Cancer of the colon, rectum, appendix and anus — known as colorectal cancer — develops in the tissues of the large intestine. This group of cancers is the second leading cause of cancer-related deaths in North America and affects men and women equally. Fortunately, with screening, the majority of colorectal cancers can be prevented or detected while still treatable.
If several members of your family been diagnosed with colon cancer, you may be at risk for a hereditary form of cancer. See your doctor to discuss screening and preventive measures.
The colon makes up the last six feet of the large intestines and absorbs water, electrolytes and nutrients from food and transports them into the bloodstream.
Colon cancer is fairly common, affecting about 7 percent of the North American population. Although it is a life-threatening disease, it is a highly curable form of cancer if found early. Regular check-ups and screenings are very important.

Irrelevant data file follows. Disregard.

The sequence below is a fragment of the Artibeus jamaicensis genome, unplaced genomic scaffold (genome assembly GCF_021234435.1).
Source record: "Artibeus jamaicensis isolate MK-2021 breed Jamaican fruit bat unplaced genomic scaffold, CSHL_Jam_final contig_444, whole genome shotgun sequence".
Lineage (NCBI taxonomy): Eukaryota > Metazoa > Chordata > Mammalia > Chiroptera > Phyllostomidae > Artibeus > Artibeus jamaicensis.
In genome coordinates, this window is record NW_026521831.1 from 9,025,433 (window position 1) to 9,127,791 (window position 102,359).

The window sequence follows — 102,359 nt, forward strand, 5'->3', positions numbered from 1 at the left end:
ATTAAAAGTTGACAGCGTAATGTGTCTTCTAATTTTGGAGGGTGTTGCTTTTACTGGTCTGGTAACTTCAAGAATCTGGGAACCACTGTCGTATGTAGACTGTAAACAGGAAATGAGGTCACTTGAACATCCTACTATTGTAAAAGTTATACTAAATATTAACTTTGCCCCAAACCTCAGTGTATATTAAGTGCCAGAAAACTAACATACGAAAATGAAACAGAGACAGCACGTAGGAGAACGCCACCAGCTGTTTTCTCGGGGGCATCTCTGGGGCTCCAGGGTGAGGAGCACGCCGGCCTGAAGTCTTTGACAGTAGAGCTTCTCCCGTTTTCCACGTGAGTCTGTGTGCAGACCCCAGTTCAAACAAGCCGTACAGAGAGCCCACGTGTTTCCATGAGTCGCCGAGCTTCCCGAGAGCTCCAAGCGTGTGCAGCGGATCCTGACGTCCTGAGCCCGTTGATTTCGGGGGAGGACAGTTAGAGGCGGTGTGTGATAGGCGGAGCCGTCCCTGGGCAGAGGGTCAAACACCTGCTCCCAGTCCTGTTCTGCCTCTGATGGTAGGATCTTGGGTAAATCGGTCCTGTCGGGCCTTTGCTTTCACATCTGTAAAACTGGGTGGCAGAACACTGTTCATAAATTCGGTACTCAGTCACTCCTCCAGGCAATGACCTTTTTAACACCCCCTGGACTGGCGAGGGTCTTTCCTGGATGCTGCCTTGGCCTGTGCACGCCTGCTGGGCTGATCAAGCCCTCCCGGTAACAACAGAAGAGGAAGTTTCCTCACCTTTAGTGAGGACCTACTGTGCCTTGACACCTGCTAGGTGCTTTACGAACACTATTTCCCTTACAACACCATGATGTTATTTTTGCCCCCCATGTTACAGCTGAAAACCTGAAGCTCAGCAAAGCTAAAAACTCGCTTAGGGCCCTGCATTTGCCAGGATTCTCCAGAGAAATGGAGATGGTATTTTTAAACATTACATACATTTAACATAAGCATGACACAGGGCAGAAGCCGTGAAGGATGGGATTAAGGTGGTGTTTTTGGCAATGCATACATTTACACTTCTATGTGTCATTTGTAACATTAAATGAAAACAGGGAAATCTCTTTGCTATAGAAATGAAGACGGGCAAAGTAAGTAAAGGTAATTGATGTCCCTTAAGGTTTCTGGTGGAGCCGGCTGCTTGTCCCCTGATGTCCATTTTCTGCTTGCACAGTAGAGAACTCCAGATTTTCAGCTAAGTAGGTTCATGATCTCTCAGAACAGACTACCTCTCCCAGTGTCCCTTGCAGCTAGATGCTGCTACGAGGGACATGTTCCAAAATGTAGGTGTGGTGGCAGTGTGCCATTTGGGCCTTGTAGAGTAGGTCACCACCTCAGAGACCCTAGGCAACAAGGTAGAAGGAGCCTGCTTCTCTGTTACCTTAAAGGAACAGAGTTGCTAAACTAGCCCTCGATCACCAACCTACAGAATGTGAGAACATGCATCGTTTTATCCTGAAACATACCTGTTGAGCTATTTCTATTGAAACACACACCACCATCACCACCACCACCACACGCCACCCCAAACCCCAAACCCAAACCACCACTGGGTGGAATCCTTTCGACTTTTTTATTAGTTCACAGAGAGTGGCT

Although the exact cause of colon cancer is unknown, certain risk factors have been identified that may increase your chance of developing the disease. These include:
Common signs and symptoms of colon cancer include:
The treatment depends on the staging of the cancer. When colorectal cancer is caught at early stages (with little spread) it can be curable. However, when it is detected at later stages (when distant metastases are present) it is less likely to be curable. Surgery remains the primary treatment while chemotherapy and/or radiotherapy may be recommended depending on the individual patient's staging and other medical factors.